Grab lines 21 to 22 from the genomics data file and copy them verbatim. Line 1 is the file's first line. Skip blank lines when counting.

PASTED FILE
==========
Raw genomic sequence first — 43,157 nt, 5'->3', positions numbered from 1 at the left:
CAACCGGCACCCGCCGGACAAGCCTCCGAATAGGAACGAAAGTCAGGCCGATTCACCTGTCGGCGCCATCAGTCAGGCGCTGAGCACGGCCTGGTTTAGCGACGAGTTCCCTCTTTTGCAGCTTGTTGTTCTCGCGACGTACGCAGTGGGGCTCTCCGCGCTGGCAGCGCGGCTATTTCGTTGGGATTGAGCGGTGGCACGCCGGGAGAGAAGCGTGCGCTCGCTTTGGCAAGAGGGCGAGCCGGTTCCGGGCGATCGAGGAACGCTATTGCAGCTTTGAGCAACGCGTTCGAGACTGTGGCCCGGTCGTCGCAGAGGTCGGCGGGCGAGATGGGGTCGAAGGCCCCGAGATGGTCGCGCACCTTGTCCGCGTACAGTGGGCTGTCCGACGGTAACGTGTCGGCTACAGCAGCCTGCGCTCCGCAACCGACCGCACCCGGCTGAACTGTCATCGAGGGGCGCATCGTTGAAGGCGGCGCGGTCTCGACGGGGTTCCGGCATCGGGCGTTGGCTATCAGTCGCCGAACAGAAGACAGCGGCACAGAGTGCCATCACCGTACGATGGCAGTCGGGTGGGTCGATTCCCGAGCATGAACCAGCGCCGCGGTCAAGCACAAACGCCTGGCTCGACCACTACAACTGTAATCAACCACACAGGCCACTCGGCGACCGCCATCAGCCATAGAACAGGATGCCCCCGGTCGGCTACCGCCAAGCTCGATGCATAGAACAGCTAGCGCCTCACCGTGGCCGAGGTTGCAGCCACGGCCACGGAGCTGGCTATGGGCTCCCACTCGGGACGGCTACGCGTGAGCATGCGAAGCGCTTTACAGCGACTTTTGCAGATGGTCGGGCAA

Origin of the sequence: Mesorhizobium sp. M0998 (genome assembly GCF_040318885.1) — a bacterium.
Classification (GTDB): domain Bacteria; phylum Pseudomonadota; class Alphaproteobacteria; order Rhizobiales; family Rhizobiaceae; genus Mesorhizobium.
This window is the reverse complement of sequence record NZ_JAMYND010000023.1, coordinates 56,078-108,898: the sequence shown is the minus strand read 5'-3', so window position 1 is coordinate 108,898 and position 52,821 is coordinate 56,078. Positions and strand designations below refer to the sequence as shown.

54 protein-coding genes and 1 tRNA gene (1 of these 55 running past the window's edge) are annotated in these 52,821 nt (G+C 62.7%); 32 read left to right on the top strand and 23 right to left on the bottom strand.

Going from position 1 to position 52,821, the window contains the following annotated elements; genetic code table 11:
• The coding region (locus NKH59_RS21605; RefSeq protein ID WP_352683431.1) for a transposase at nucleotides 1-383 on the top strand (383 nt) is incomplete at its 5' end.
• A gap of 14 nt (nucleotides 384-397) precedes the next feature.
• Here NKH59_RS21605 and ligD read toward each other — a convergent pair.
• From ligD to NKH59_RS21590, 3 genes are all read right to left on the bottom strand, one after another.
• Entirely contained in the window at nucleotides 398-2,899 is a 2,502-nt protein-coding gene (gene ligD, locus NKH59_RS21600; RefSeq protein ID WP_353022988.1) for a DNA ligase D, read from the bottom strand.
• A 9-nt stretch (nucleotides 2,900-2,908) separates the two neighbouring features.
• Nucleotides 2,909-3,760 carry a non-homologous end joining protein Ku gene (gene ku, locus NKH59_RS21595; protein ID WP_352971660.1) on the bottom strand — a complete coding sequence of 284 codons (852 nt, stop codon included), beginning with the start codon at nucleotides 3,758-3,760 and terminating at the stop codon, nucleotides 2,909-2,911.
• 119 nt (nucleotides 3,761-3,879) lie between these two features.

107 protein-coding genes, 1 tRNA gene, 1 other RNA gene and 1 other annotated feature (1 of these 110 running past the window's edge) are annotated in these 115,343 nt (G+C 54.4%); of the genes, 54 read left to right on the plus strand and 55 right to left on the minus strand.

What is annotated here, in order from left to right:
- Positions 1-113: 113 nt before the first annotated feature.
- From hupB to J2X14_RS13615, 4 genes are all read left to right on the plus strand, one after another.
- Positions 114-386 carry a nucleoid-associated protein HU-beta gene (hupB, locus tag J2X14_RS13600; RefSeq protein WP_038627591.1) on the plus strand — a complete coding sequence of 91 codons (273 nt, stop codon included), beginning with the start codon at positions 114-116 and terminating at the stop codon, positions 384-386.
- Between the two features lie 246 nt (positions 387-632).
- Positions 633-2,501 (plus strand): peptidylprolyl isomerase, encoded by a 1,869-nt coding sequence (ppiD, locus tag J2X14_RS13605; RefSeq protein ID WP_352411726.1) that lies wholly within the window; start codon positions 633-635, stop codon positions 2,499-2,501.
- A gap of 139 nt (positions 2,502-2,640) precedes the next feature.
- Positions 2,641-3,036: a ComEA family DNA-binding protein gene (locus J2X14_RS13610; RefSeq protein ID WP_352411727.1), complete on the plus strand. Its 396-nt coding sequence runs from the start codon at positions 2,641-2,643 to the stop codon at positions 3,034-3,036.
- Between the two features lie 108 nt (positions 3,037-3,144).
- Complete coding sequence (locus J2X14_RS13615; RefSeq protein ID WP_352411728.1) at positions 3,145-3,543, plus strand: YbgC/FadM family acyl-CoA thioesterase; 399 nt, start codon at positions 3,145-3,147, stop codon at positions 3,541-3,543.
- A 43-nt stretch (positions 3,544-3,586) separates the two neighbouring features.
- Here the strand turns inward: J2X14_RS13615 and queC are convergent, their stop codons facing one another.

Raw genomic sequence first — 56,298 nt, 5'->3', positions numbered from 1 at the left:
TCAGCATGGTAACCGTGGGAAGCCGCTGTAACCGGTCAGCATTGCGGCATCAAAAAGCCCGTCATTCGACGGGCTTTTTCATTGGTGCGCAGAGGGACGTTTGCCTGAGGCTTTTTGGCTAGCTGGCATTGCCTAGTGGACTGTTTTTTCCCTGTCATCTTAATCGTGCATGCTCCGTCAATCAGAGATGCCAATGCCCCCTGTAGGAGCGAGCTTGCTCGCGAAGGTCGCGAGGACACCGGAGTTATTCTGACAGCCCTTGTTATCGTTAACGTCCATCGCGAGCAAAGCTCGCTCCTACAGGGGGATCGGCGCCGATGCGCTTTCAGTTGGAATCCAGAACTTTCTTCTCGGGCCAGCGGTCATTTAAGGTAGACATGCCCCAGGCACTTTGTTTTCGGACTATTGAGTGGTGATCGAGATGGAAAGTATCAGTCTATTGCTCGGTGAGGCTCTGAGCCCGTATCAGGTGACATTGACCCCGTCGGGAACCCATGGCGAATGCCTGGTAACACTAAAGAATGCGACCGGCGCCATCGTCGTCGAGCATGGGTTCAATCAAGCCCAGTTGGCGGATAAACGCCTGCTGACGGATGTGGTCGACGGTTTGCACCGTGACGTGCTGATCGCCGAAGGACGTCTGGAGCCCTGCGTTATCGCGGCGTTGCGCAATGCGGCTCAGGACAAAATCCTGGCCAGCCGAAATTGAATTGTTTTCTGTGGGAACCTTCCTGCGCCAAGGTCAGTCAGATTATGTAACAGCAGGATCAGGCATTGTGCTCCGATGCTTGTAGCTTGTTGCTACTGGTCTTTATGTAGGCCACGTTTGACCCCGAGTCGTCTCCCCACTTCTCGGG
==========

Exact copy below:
- Between the two features lie 246 nt (positions 387-632).
- Positions 633-2,501 (plus strand): peptidylprolyl isomerase, encoded by a 1,869-nt coding sequence (ppiD, locus tag J2X14_RS13605; RefSeq protein ID WP_352411726.1) that lies wholly within the window; start codon positions 633-635, stop codon positions 2,499-2,501.